This is the first book of a new trilogy, touted as a story to appeal to fans of The Hunger Games. And in fact, it could have been titled “The Kinder Gentler (But Not Better) Hunger Games in the Arctic.”
The story building is much more detailed than in The Hunger Games. The New North is the Arctic island home of the only survivors of global flooding after the polar ice caps melted some 250 years before this story takes place. New North is ruled by a Triad (mandated by The Gods, needless to say), consisting of a Lexor (sort of a police chief), a Basilikon (priest) and Archon (government administrator). The polity relies on two sacred texts, The Praebulum and The Lex. The Lex sounds suspiciously like the Bible, but the New North people don’t know that, because they don’t know what the Bible is.
One reason they are uninformed is because New North has been organized in the form of a medieval society, without access to much knowledge of the past. The people have been taught that technology is what angered the gods and brought their wrath down on earth. The people of New North know only what they are taught about the time before:
“We of the New North need Archons to show us the perils of our ways before the Healing – the abuse of our Father Earth that yielded the Healing floods. We need to learn again of the hunger for Tylenols that poisoned our minds; the thirst for Cokes that weakened our bodies; the greed for MasterCards that toppled our rules. All this evil spawned from the worship of the false god Apple….”
Needless to say, New North is not sponsoring Black Friday sales each year. What they do host each year, however, is a game in which eighteen-year-olds compete in The Testing to serve in the Triad. As part of the competition, they must climb down a glacier and dig through the ice to find relics: leftovers from antediluvian times. The most valued relics are of course the Evil Apple devices. (Not much has changed in that respect…) There are always relics to be found; the more critical part of the Testing (besides surviving, of course), is to construct the best Chronicle about the found relic, describing how the relic led to mankind’s fall.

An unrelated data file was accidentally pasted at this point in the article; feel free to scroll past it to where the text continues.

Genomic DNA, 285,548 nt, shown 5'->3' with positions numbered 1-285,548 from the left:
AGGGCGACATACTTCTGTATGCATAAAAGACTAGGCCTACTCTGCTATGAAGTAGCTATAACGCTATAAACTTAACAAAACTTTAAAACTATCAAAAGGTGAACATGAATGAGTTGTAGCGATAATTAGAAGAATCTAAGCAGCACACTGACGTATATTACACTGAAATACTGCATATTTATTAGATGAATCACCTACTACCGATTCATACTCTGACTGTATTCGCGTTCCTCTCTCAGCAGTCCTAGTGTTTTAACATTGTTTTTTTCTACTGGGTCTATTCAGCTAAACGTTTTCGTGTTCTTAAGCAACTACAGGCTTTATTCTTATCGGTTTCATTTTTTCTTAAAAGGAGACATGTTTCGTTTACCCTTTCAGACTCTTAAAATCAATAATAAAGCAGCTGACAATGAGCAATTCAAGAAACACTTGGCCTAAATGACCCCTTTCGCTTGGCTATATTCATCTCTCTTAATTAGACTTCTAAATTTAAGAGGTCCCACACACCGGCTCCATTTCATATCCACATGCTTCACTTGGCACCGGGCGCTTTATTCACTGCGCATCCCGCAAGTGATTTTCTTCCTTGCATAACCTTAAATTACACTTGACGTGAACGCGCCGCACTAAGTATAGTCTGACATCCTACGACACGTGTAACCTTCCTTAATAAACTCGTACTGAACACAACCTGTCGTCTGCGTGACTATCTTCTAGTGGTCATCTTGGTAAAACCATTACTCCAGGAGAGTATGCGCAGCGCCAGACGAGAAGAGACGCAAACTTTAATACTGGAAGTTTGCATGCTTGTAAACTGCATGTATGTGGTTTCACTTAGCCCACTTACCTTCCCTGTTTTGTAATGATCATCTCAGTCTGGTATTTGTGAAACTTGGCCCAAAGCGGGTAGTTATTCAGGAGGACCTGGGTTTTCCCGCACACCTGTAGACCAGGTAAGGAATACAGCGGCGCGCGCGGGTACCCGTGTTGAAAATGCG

Eamon, son of the current Chief Archon, is scheduled to take part in The Testing this year, but when he falls to his death from the Arctic Ring while training, his twin sister Eva takes his place. She is helped in her training by Lukas, one of the boundary peoples that serve the families of the New North. Complicating matters is the fact that she must compete against the boy to whom she presumably will be bethrothed, Jasper, who is son of the Chief Lexor.
Out in the frozen grounds of The Testing, all the Testors find their relics, but it is Eva who comes up with a new way to chronicle her find, and Eva who discovers that everything she was taught may not necessarily be true.
The book includes a few illustrations by Ricardo Cortes.
What I Liked:
The world-building shows talent and imagination.
Eva is a good heroine, although she seems to be the lone three-dimensional being in a world full of flat space characters.
What I Didn’t Like:
The bit about Tylenol and Coke and Apple is simplistic and downright silly.
The set-up for the inevitable triangle is eye-rolling.
The identity of the bad guy is pretty obvious.
The writing is a bit robotic.
Evaluation: This book is somewhat entertaining, but a bit too derivative of The Hunger Games, except without the depth which enabled us to care more about the characters. The world-building shows a lot of promise, but sometimes goes way over the top.
Published by Soho Teen, an imprint of Soho Press, Inc., 2013